The second quarter of the year is generally the most active one for Edmonton Real Estate. We began by coming off a very weak 1st quarter due a cocktail of factors. In addition to a sluggish economy, our winter was colder than usual, the new mortgage stress test pushed many would-be buyers out of the market and the provincial election was coming. As many of these factors dissolved at one, it helped to propel 2nd quarter sales to a much healthier level. Sales were back on par with those of the past 2 years and new inventory slowed drastically as many would-be sellers opted not to list their homes after investigating their potential sale price.
The average selling price reported is $365,949, down from $380,050 last year. This shows a decline of 3.6%, however It’s important to note that this is the average of what consumers are spending, not what they are getting for their money. The true value of a given house has diminished closer to 10% year over year, keeping in mind variances on different products and areas.
Buyers are now taking advantage of deals that we haven’t seen in our market for nearly a decade and half, while sellers who don’t need to move aren’t as quick to list their homes for sale.
The result is that supply and demand is balancing, and price declines appear to have settled. New listings to market were only 3.4% higher than our 5-year average, but sales were also up by the same percentage. If this continues, I’m cautiously optimistic that we may begin to see modest price increases.
A New Government Strategy
In effort to cool the hot markets of Vancouver and Toronto, the government had implemented a stress test that resulted in negative impacts in smaller major markets like Edmonton. To counter this, they’ve now implemented a new program to help buyers qualify for a higher loan amount. It is in essence, a “mom and dad” type of loan. With your 5% down payment for a home of up to $500,000, they will double it to top you up to a 15% down payment amount in the form of an interest free loan. The loan is to be paid back over 25 years OR when you sell. They would retain interest in your property as the loan is unpaid and if you sell at a gain, they will share in the gain, but if you sell at a loss, they will also share in that loss.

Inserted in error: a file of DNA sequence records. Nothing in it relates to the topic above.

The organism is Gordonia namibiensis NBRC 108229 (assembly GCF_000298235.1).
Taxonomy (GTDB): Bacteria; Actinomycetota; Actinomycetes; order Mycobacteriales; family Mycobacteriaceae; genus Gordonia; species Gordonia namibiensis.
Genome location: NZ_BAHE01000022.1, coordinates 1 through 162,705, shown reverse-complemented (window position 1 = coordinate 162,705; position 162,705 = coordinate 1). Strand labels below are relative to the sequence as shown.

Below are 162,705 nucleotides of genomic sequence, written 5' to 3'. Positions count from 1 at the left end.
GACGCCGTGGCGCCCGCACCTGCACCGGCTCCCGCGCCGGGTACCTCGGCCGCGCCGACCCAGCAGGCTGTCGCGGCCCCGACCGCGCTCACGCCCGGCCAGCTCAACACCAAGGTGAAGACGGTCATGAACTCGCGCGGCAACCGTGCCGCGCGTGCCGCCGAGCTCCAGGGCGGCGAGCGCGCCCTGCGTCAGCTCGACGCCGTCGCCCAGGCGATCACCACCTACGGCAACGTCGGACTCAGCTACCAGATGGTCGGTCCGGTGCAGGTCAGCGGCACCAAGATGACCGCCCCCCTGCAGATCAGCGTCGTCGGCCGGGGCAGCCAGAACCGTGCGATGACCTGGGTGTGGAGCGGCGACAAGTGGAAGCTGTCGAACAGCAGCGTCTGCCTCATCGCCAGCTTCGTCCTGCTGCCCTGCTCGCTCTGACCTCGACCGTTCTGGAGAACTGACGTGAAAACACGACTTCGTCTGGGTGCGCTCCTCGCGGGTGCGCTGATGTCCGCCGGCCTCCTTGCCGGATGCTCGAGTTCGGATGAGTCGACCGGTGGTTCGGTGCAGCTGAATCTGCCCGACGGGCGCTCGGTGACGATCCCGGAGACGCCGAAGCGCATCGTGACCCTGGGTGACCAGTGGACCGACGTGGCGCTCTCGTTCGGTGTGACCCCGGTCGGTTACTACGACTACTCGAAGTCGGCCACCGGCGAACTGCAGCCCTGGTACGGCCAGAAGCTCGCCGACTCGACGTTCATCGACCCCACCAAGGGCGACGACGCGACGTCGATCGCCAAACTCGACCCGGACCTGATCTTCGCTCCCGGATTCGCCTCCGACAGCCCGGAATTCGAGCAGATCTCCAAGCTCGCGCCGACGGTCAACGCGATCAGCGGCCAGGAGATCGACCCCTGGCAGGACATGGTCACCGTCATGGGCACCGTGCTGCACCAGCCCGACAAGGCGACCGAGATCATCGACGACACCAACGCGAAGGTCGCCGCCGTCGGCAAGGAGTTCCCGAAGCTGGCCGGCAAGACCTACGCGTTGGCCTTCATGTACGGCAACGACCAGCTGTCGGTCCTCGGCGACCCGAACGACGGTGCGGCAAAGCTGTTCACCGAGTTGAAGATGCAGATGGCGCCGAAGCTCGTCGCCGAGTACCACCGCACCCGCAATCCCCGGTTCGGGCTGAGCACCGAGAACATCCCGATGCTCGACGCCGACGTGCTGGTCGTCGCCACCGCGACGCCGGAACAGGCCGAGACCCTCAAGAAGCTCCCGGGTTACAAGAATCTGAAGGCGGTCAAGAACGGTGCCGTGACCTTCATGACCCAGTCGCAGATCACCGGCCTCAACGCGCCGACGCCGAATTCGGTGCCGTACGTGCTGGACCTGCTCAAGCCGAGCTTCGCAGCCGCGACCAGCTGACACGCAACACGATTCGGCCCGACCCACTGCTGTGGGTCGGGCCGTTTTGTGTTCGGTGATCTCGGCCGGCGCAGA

A similar program was implemented in the 1980’s for the same purpose. It isn’t for everyone, but it may help some of the first-time buyers who were initially pushed out of the market to come back in. The jury is still out on how much it will affect us, but the good news is that it if there is any impact at all, it will be a positive one. At least in near future.
What is to come?
I expect the third quarter numbers to align closely to our 5-year average. Signs are pointing to a generally healthy market. The activity we’re seeing while in the trenches is more than positive. The only wildcard in the short term is the Federal Election. This often slows activity as buyers wait to see what happens. When the majority are satisfied with the results, we see a jolt in sales when they aren’t, it simply goes back to business as usual. Overall, the general outlook is trending in the right direction. Consumer confidence plays a major role in market activity and momentum is building. Cautious optimism is the theme for the short term, however it is flourishing, and I suspect we may be dropping the “cautious” part soon…